ATLANTA—Adam Segroves has worked 14-hour shifts with few days off for the past month, hiking in extreme heat and smoke to advise firefighters on the best way to suppress wildfires in California while protecting sensitive archeological sites.
Segroves, a master’s student in anthropology at Georgia State, works as an archaeological technician and fire archaeologist with the Hat Creek Ranger District in California’s Lassen National Forest.
Segroves marks known historical and prehistorical archaeological sites for avoidance during various forest projects including controlled burns. He also looks for unknown archaeological areas using GPS data.
“It’s my job to protect the cultural resources through the implementation of these projects,” Segroves said.
His job has shifted lately to protecting these sites from wildfires. Whenever a fire breaks out at the Lassen National Forest or a neighboring forest, Segroves advises firefighters on the best way to protect archaeological resources in the area. Firefighters then adjust their fire suppression efforts based on the information they get from Segroves, who is also a trained firefighter.
“We try to mitigate the damage that does accrue during suppression activities,” Segroves said. “I try to advise them on how to do their absolute best on fighting the fire and having a minimum impact on the area.”
Segroves has been busy this year. California has been devastated with wildfires, including five of the six largest wildfires in California history over the past month. Since the beginning of the year, there have been more than 8,000 wildfires that have burned 3.6 million acres, according to the California Department of Forestry and Fire Protection.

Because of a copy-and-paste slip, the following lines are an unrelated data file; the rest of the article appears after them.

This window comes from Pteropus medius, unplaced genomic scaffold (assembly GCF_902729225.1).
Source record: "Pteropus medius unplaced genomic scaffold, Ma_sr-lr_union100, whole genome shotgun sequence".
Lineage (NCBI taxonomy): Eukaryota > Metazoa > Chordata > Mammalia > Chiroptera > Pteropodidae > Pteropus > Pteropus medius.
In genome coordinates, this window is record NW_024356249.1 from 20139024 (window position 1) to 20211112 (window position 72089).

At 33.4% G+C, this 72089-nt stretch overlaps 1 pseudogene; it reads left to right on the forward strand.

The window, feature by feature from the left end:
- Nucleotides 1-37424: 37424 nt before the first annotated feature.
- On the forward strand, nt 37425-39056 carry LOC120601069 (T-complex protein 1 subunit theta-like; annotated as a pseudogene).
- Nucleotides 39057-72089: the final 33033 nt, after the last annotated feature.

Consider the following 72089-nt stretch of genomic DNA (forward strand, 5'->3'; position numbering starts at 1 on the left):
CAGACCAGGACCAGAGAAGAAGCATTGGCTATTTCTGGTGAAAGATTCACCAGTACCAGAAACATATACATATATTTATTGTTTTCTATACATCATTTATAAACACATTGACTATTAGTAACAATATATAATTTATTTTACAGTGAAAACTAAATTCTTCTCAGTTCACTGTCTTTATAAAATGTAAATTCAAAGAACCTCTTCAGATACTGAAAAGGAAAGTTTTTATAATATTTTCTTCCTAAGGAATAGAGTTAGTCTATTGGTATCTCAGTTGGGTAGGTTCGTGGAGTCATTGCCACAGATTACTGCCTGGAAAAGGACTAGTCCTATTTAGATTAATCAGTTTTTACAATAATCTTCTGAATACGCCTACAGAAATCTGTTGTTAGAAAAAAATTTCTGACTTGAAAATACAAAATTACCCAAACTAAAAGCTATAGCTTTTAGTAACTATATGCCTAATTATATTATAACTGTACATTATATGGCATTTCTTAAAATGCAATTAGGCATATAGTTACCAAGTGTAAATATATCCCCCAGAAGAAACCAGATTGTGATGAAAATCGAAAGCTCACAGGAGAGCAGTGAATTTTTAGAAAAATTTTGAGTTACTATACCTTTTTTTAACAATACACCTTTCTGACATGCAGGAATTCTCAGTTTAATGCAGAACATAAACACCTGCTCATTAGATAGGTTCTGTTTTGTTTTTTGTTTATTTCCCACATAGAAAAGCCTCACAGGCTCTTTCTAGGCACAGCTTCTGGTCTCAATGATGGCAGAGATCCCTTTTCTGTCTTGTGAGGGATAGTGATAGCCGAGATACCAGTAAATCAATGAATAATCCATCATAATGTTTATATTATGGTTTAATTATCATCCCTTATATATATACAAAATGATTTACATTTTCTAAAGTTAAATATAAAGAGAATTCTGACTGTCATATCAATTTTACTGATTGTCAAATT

On days when there is a wildfire, Segroves will work 12-16-hour shifts, seven days a week and sleep in a tent near the hot zone. He holds morning meetings with a resource adviser and the fire department to develop a plan to avoid archeological areas or at least minimize the impact to those areas during fire suppression.
Throughout the day, Segroves and his team may walk directly in front of a bulldozer that’s carving out a fire break to make sure it avoids archeological material. He also gathers data about fire suppression plans and creates preliminary assessments for sites that have burned.
“It has been really busy,” Segroves said. “Of the past eight weeks, I’ve been on wildfires for six of them. It’s been pretty intense and the days can get kinda long.”
Segroves said he’s thankful for the experience.
After graduating from Georgia State with a bachelor’s degree in anthropology in 2013, he moved to California in hopes of finding a job at a national forest. He landed at Lassen National Forest in Susanville, Calf.
After starting the job, Segroves was in a motorcycle accident that almost killed him. He injured his spinal cord, broke three ribs, broke his lower back and spent a week in an intensive care unit. Then he spent a year in physical and mental rehabilitation.
During his time in the hospital, Segroves decided to set a goal for his recovery process — achieving firefighter II certification. The certification process included having to hike three miles at high altitudes wearing a 45-pound backpack.
“I passed the test a year after my accident,” Segroves said. “I did it with a reconstructed shoulder and I had to learn how to walk again. My experience made everything worth it. My dad always said nothing good comes easy.”
Segroves, who is studying remotely this semester, plans to get his master’s degree in anthropology to make him more competitive for higher level leadership jobs with the U.S. Forest Service.
When he’s not studying, he’s helping firefighters on the Plumas National Forest in northern California, which is engulfed in a 300,000-acre wildfire.
“To be a small cog in the big machine that’s protecting California’s wildland and forest, it’s a highly rewarding experience both personally and professionally,” Segroves said.
— Photos courtesy of Adam Segroves.